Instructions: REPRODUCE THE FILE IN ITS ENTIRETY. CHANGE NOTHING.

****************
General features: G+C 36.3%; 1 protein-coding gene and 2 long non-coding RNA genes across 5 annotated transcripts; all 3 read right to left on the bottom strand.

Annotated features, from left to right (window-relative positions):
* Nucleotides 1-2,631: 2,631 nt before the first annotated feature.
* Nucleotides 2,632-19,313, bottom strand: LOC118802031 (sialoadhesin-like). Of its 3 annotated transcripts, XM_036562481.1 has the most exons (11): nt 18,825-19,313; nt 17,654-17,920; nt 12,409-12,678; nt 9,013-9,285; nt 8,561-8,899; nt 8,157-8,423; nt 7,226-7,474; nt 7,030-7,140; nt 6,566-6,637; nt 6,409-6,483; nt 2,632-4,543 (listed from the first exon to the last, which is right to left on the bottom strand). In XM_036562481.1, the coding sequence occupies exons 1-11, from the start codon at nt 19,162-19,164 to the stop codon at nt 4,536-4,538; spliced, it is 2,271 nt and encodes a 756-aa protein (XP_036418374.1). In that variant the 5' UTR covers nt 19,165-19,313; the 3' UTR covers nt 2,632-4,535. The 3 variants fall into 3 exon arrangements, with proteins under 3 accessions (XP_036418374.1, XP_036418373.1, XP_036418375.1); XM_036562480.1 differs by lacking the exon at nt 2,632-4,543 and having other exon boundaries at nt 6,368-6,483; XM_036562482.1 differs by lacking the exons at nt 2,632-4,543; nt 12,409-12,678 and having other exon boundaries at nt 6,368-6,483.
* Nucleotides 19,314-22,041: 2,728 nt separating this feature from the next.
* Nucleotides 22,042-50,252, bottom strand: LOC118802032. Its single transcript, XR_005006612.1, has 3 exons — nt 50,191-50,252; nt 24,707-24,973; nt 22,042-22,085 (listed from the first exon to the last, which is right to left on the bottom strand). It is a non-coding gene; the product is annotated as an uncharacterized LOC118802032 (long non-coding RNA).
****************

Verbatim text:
General features: G+C 36.3%; 1 protein-coding gene and 2 long non-coding RNA genes across 5 annotated transcripts; all 3 read right to left on the bottom strand.

Annotated features, from left to right (window-relative positions):
* Nucleotides 1-2,631: 2,631 nt before the first annotated feature.
* Nucleotides 2,632-19,313, bottom strand: LOC118802031 (sialoadhesin-like). Of its 3 annotated transcripts, XM_036562481.1 has the most exons (11): nt 18,825-19,313; nt 17,654-17,920; nt 12,409-12,678; nt 9,013-9,285; nt 8,561-8,899; nt 8,157-8,423; nt 7,226-7,474; nt 7,030-7,140; nt 6,566-6,637; nt 6,409-6,483; nt 2,632-4,543 (listed from the first exon to the last, which is right to left on the bottom strand). In XM_036562481.1, the coding sequence occupies exons 1-11, from the start codon at nt 19,162-19,164 to the stop codon at nt 4,536-4,538; spliced, it is 2,271 nt and encodes a 756-aa protein (XP_036418374.1). In that variant the 5' UTR covers nt 19,165-19,313; the 3' UTR covers nt 2,632-4,535. The 3 variants fall into 3 exon arrangements, with proteins under 3 accessions (XP_036418374.1, XP_036418373.1, XP_036418375.1); XM_036562480.1 differs by lacking the exon at nt 2,632-4,543 and having other exon boundaries at nt 6,368-6,483; XM_036562482.1 differs by lacking the exons at nt 2,632-4,543; nt 12,409-12,678 and having other exon boundaries at nt 6,368-6,483.
* Nucleotides 19,314-22,041: 2,728 nt separating this feature from the next.
* Nucleotides 22,042-50,252, bottom strand: LOC118802032. Its single transcript, XR_005006612.1, has 3 exons — nt 50,191-50,252; nt 24,707-24,973; nt 22,042-22,085 (listed from the first exon to the last, which is right to left on the bottom strand). It is a non-coding gene; the product is annotated as an uncharacterized LOC118802032 (long non-coding RNA).